Somehow the image of Martha Egges, a homebased business owner from Middleton, Wisconsin, knocking on the padlocked, riveted, ironclad door of big government seemed ludicrous. Which is why Egges was skeptical about her chances of Uncle Sam actually handing her any money to develop her idea for virtual reality software that would allow researchers to collaborate electronically. When her sister, an engineer in Boulder, Colorado, told her about an associate who'd gotten a government grant to develop his product, Egges says her first reaction was, "That can't be right."
Shortly after that, she attended a meeting describing the government's Small Business Innovation Research (SBIR) program, and Egges was on her way down the red-tape carpet leading to the government grant gala. She started networking with other small-business owners who had successfully received SBIR grants, attended regional programs explaining government opportunities, got on the mailing lists of government agencies looking for SBIR partners and attended national SBIR conferences for small businesses.
Immersed in the politics of politics, Egges soon realized three things:
1. The government was actually there to help her. "Even though you, as the entrepreneur, have to do the lion's share of the work, there are actually a lot of free or low-cost government resources to help you pull together a proposal, which is the only real tool you have to win this kind of grant," Egges says.
2. The government's looking for a few good ideas, not at the size or location of a business. The fact that her company, Network Technologies & Applications Inc., was homebased "never came up in the process," Egges says.
3. The rumors of hard work and red tape are all true. "It's a very competitive process, and it required a lot of background work," says Egges. "People are probably intimidated by the amount of effort it takes to put together a proposal. There's a stringent administrative review of your proposal before it even gets to the technical review. We were initially thinking it was more than we could take on."
But take it on she did. And when Egges heard that NASA's Jet Propulsion Laboratory in Pasadena, California, had bestowed her with a grant for $69,000, her initial reaction was "disbelief and jubilation."
Now Egges is hooked. "In some ways, it's a very difficult process, but there are many unexpected opportunities that come up as a result of going through it," she says. "You develop a much larger network and identify research partnerships that, in our case, led to other opportunities and other sources of funding."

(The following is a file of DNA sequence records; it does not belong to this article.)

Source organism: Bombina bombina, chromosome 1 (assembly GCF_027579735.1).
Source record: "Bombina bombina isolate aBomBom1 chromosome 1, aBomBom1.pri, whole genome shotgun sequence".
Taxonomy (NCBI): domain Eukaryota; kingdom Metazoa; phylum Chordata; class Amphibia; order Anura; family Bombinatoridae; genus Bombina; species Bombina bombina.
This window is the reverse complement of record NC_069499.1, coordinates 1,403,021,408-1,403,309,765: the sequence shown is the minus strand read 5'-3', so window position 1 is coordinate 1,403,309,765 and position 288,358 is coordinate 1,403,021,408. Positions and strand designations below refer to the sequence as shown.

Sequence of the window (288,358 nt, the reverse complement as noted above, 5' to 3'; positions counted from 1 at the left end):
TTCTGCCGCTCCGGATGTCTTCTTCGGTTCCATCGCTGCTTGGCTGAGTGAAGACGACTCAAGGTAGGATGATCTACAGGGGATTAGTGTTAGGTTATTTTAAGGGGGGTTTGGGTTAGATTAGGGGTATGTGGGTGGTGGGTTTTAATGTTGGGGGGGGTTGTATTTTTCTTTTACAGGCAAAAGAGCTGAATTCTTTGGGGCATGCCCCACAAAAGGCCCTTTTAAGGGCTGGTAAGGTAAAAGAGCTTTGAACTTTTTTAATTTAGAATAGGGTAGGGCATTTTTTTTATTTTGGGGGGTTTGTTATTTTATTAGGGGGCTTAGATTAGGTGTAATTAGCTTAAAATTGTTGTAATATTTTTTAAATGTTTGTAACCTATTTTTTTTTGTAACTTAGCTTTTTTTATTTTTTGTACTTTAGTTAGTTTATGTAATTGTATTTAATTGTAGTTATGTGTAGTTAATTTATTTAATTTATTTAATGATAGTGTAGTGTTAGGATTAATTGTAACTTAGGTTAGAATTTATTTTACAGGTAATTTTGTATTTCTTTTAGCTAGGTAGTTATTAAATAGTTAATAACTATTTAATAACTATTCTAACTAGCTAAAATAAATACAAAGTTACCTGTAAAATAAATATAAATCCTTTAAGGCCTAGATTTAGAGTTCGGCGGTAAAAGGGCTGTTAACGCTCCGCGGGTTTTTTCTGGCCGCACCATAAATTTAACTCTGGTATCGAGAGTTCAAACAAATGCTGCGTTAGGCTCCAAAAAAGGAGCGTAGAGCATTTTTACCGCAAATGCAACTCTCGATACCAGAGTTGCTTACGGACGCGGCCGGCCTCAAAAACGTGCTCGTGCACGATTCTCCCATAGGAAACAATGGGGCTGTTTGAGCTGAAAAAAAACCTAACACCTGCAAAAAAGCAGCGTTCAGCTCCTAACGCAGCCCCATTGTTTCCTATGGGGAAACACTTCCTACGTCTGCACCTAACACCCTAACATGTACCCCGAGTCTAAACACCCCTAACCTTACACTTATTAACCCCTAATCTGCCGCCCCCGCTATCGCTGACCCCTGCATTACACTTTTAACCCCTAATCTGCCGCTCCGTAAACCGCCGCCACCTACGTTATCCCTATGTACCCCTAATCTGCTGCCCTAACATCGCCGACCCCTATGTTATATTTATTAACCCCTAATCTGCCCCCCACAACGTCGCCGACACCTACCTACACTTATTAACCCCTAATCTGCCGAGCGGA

For Egges, the door to government now has a welcome mat on its step. She plans to continue pursuing government grants as a regular part of her business and currently has her eye on a few prospects, including the National Institute of Standards & Technology-sponsored Advanced Technology Program, which would provide millions of investment dollars. The experience "opened doors in many areas, not just in government but also in the private sector," says Egges. "As soon as we start talking about research ideas, people are suddenly intrigued."
By Janean Chun
According to a recent survey by the Independent Insurance Agents of America Inc. (IIAA), homebased business owners are among the most underinsured of all business owners. Survey results show that more than 60 percent of in-home businesses are not properly insured. "It's been evident to us for a while that this was a sector of the community that was at risk," says Amy Gergely, consumer communications advocate for the IIAA. "Homebased business owners who are pretty savvy when it comes to other financial matters still remain uninsured."
Indeed, 44 percent of respondents said they didn't purchase business insurance because they thought they were already covered. Another 10.9 percent said they thought their business was too small, while 10.7 percent didn't have the time to look for a policy. Only 9.2 percent thought coverage was too expensive or said they didn't have the money (Gergely says a business policy can cost as little as $150 a year), and 6.2 percent were unaware they needed insurance.
Why would homebased business owners think they're exempt from needing insurance? "I wouldn't call it a mental block," says Gergely. "I'd call it a misunderstanding."